Wednesday, November 1, 2017

Watching the Fab Four in '64: A Conversation with Beatles Historian Doug Sulpy

The age-old question "Does the world need another book about the Beatles?" is answered monthly at Amazon: yes, apparently. But Doug Sulpy, a Beatles historian and longtime editor of The 910: the International Journal for Beatles Scholars and Collectors, has produced something different from the average Beatles book. Invasion! The Beatles 1964 Video Guide is a reference book that catalogues every second of every excerpt of circulating video documenting that tumultuous and unprecedented year. Reporting on numberless limo rides to and from airports, repetitive press conferences before and after shows, thousands of wailing girls, and snippets of concerts, these clips tell the mad story of Beatlemania and the relentless scrutiny the group experienced, an explosion of attention detonated seemingly over night. In the absurd fish bowl of 1964 the Beatles continued to write top-shelf pop songs, and recorded two albums (A Hard Day's Night and Beatles For Sale), a non-album EP (Long Tall Sally), and a standalone single ("I Feel Fine" b/w "She's A Woman"). Oh, and they made a wildly-popular and influential movie.

On the trail of a good story, inspired equally by curiosity and cynicism, the relentless press was at the band's heels, filming them dashing in and out of hotels and concert venues, mobbed by fans, and waving from balconies, and lobbing inane questions at them in press conferences. (As Sulpy must've run dry on synonyms for "screaming" and "crying" early on while annotating these clips, so did the Beatles exhaust clever ways of answering questions about hair length, money, fame, regional differences among fans, and Ringo's rings.) Sulpy documents each scrap of silent or sound film down to the second, whether the footage runs twelve minutes or a few moments.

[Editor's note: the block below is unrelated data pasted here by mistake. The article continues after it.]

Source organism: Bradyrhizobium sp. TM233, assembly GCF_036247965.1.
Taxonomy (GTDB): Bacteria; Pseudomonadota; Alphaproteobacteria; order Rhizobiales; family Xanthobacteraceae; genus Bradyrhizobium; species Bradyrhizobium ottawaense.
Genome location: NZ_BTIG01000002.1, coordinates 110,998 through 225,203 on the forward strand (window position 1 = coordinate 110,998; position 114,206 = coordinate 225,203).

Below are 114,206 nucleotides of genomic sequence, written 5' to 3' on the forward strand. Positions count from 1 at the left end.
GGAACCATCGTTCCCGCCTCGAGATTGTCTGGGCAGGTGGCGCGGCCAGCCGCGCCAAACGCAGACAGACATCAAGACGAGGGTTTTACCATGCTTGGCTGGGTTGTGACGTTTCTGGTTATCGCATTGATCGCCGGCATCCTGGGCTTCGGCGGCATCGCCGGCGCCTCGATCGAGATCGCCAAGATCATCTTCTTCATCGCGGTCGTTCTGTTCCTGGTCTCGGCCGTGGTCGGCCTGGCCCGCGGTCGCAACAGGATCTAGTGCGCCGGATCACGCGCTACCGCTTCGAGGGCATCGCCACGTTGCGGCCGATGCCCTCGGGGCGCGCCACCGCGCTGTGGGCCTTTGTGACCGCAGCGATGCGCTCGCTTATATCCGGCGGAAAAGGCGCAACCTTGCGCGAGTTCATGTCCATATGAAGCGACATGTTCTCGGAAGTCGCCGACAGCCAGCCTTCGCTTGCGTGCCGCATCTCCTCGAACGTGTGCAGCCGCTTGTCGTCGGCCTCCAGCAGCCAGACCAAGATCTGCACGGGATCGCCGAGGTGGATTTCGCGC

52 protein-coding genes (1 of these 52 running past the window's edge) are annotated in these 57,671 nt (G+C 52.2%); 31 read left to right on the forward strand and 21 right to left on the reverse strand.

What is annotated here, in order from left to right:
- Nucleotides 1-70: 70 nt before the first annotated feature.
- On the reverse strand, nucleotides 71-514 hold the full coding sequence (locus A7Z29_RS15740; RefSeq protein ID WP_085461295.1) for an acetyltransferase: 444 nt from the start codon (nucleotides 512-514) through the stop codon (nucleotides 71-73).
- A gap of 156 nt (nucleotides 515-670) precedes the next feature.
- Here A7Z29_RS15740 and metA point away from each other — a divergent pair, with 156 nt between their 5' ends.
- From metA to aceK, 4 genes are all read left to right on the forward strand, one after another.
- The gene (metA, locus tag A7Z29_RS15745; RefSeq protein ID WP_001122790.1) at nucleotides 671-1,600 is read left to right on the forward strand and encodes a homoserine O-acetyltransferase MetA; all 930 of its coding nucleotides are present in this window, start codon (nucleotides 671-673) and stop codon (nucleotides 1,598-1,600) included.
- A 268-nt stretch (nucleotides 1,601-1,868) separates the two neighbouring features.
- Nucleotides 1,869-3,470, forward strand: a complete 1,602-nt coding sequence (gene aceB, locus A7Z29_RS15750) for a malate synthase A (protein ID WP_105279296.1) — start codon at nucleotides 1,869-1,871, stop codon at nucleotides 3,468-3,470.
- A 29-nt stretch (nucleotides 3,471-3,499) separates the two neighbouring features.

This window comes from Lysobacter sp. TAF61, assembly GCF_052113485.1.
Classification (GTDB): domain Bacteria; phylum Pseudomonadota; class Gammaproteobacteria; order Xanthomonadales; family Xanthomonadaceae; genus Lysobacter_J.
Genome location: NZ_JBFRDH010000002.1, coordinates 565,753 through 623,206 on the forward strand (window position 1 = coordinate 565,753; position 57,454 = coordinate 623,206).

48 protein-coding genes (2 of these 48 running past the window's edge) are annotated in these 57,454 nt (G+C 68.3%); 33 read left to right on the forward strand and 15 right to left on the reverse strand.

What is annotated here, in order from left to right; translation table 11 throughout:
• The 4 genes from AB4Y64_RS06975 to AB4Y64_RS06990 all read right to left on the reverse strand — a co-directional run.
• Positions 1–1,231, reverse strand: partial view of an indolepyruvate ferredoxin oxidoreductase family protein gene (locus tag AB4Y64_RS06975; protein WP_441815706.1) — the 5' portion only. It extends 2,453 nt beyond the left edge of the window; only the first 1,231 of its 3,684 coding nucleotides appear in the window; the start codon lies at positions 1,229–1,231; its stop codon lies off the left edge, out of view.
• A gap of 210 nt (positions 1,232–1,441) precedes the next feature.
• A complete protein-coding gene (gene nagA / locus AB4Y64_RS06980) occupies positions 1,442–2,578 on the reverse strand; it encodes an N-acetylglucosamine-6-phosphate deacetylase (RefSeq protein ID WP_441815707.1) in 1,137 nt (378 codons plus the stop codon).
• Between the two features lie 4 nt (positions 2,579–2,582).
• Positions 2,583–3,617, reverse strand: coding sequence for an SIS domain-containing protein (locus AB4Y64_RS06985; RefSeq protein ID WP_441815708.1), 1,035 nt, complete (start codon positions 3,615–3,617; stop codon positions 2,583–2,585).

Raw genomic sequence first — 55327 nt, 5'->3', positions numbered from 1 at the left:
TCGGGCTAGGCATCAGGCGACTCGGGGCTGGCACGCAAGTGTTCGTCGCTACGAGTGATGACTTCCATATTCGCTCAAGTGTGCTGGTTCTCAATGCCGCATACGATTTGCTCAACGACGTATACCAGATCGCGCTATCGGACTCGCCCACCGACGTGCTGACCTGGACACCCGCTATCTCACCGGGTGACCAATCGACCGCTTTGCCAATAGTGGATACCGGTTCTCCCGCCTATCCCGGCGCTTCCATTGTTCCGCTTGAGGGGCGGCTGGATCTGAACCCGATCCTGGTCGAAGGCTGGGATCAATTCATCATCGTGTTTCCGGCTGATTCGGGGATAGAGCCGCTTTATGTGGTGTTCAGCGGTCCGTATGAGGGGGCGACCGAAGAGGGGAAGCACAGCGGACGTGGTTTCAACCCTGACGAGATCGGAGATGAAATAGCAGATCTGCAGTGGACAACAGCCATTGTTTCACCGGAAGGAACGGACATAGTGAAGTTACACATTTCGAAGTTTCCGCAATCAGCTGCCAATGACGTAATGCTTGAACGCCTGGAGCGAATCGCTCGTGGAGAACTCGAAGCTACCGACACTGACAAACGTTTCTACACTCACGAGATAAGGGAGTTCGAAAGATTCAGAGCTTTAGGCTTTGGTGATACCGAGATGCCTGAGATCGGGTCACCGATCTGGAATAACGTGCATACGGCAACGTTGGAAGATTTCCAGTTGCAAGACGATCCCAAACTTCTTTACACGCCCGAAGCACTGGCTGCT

I devoured the book, and dutifully headed to YouTube and the odd online film archives site to re-watch many of these clips. Viewing them chronologically, I was astonished at the consistent level of professionalism exhibited by the Beatles—kids in their early 20s—while dealing with the onslaught from the press and fans. Sure they grew testy with reporters as the tours took them around the world and across punishing time zones, but they remained civil and remarkably patient given how tired and bored they were with the monotony. Of course the guys enjoyed the many—ahem, undocumented—perks of their success, escaping their prison-like hotels for private residences when they could, bedding groupies and basking in the intense adulation and their new-found sex appeal, yet their touring, recording, and promotional schedules were nothing short of brutal, and continued on, grimly, for two more years. That the band would turn out Rubber Soul and Revolver and push against the limits of pop music and expression while being tossed about in the draining hurly-burly of fame and attention never fails to amaze me.

Here are two pages from Invasion!, just another packed day for the band:


Recently, I virtually sat down with Sulpy to discuss Invasion! The Beatles 1964 Video Guide, forensic approaches to R&R history, and the nuttiness of Beatlemania.

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Let's get the inevitable question out of the way, Why another book about the Beatles? 

That’s really a question I would never ask myself. I do what I do primarily because I’m passionate about writing about whatever facet of The Beatles’ career interests me. If I had some kind of commercial focus, I’d be writing about Madonna or something. I also have enough confidence in my own ability that I don’t feel threatened by the existence of other books out there on the same subject. I’ve seen a couple of them, as you probably have, and they don’t come close to what I’ve done here, because I made sure I brought the same level of attention to this work as I did to my previous books on The Beatles' audio

More pointedly, why did you decide to write this book?